Loch Callater

It’s always nice to find a new walk we haven’t done before and that happened today with a walk up to Loch Callater. The walk starts about 3 miles south of Braemar at Auchallater Farm. There’s a small carpark there which costs £3. It’s about 7 miles to the loch and back from the carpark which took us around 2.5 hours.

The path leads up a hill initially but the rest of the way to the loch is fairly flat and runs up the valley beside Callater Burn.

It’s a fairly exposed and barren landscape surrounded by hills so you’re very much at the mercy of the weather. You can see on the hillside in the next photo a new emerging forest. They’re just young saplings now and they’re only flourishing because this hill has deer fencing which is also visible towards the bottom of the photo. Deer eat the young saplings and so the fencing is necessary to protect them. If you must eat meat then venison is the way to go because deer roam freely here without any predators and their numbers are controlled by culling. I can’t wait to see a fully grown forest here and hope I live long enough to see it.

A friend of ours who lives nearby had a dog that needed walking so Sammy accompanied us and was very well behaved.

We reached the loch and it was beautiful, hemmed in on all sides by snow-covered hills.

There’s a bothy at the loch which you can use to escape the inclement weather. It consists of two rooms, one with four bunk beds. There’s a separate building with a composting toilet.

There’s no fire in the bothy but it was warmer inside than outside nonetheless.

On the way back it looked like the valley ahead was shrouded in mist but we soon discovered it was snow and walked back through a blizzard.

It’s possible to extend the walk and do a circuit around the loch or even continue over the pass to Glen Cova making a total one-way walk of 13 miles. This particular walk has some history after the tragic deaths of five men on New Year’s Day in 1959. They left Braemar to walk past Loch Callater and follow what is known as Jock’s Road on to Glen Doll. The route goes up to 920m. All men were from Glasgow Universal Hiking Club and were experienced hill walkers but they were met with a fierce and unexpected storm.

I’ve lived in Scotland long enough to know how quickly the weather can change as it did for us on our own walk to Loch Callater. What started as a sunny day ended with a snowy blizzard. You really need to be prepared for all weathers at any time of year. I’m sure these men were prepared but we’ll never fully know what happened as none lived to tell the tale.

Daniel asked me as we were walking how anyone could get lost, “Can’t you just follow the path?”, he asked. I replied that the path would quickly disappear under a foot of snow. And if you’re stuck outside in a blizzard without shelter you’d quickly die from hypothermia. The temperature in nearby Strathdon the night they disappeared was recorded as -19.6C. This is why Scotland has mountain bothies as they have saved many lives as long as you can find one in a blizzard.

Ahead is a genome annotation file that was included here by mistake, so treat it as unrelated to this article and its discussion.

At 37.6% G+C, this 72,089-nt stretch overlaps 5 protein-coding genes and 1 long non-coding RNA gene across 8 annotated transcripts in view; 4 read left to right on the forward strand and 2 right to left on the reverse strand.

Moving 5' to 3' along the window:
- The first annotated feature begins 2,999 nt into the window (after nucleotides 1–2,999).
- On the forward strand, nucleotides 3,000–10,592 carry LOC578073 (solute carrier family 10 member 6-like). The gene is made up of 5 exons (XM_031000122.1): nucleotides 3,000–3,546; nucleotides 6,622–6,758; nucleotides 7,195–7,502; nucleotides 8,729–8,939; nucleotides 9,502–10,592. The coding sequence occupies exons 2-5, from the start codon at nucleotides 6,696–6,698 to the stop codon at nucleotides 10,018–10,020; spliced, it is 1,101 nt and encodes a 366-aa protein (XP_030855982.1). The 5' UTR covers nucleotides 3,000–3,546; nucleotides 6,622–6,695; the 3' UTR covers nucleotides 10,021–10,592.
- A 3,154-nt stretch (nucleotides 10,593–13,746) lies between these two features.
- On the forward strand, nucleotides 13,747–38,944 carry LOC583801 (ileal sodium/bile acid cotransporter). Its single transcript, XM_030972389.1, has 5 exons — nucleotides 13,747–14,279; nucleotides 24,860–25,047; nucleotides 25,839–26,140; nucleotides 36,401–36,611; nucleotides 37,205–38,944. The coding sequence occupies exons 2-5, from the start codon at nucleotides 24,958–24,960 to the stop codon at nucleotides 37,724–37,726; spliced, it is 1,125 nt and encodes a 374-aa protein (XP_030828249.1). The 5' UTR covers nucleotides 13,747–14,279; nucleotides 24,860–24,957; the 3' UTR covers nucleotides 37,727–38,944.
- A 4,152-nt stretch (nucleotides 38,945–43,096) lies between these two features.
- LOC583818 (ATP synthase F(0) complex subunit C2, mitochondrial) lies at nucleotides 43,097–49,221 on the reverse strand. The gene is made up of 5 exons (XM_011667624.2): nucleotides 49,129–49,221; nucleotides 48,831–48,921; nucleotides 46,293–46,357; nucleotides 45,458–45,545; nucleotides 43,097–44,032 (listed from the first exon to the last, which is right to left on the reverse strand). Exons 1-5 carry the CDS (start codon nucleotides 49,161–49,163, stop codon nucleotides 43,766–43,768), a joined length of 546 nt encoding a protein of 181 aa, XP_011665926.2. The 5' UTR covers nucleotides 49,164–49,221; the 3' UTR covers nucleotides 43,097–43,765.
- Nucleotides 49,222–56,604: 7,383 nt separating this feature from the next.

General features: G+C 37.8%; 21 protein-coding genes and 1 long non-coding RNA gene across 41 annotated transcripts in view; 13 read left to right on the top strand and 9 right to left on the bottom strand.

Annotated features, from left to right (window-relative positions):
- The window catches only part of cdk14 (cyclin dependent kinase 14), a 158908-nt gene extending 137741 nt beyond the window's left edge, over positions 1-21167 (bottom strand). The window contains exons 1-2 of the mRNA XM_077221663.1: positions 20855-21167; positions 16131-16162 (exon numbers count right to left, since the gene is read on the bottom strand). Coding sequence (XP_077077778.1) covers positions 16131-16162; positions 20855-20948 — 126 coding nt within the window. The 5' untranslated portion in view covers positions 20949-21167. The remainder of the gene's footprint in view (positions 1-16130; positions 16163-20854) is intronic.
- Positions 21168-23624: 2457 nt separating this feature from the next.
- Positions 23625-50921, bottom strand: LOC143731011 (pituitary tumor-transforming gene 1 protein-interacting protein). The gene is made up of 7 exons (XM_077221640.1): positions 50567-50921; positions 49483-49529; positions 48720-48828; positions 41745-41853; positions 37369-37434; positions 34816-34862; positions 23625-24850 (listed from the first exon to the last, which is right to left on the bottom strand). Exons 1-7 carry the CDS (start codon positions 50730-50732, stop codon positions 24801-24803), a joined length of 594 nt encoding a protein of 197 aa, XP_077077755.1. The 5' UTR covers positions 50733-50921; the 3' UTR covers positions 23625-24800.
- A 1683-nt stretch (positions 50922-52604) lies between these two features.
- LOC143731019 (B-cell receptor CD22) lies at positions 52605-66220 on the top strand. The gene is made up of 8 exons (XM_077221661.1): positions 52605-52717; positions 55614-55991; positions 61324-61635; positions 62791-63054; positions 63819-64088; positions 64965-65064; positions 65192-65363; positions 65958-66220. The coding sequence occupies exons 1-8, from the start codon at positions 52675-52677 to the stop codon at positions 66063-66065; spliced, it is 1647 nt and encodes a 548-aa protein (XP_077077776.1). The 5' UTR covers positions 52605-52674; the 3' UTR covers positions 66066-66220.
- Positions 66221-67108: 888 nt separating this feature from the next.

On our way home we drove past the Braemar Lodge Hotel which was destroyed by fire on the 16th March. They think it was an electrical fire, started by a faulty fridge. The hotel has been completely destroyed and is in ruins. What a loss! It was a lovely Victorian shooting lodge originally. I hope they have good insurance and can rebuild it as it was.

7 responses to “Loch Callater”

  1. Such beautiful scenery Rachel, thanks for sharing, I could sit and stare at those views for ages, looks so peaceful out there✨

    1. It was so peaceful there, Cherry. It was completely silent other than the sound of the river and some birds.

  2. The dog liked the snow, by the looks of it 😀

    1. Yes, the dog loved the snow haha.

  3. The mention of the bothy and the thought of sleeping in it – you could do it if you were kitted out – and that got me thinking of how well prepared you need to be to go walking in the terrains near you. Beautiful but you need to respect it and it’s a good lesson to realise that. My husband had a horrible walk many years ago where the weather turned a bit nasty and they were with a younger guy (someone’s son) who had got himself separated from the group by going on ahead, not knowing the etiquette for keeping safe in a group in the mountains. Everything was OK in the end but you can do without that stress.

    1. Yes, I’m 100% with you there. You’ve really got to be prepared and have a compass and know how to use it if you want to go on the really long walks. I’m not really up to do any of those things, not unless we had a knowledgable guide to go with us. The bothies are also pretty basic and I like my soft comfortable bed 🙂

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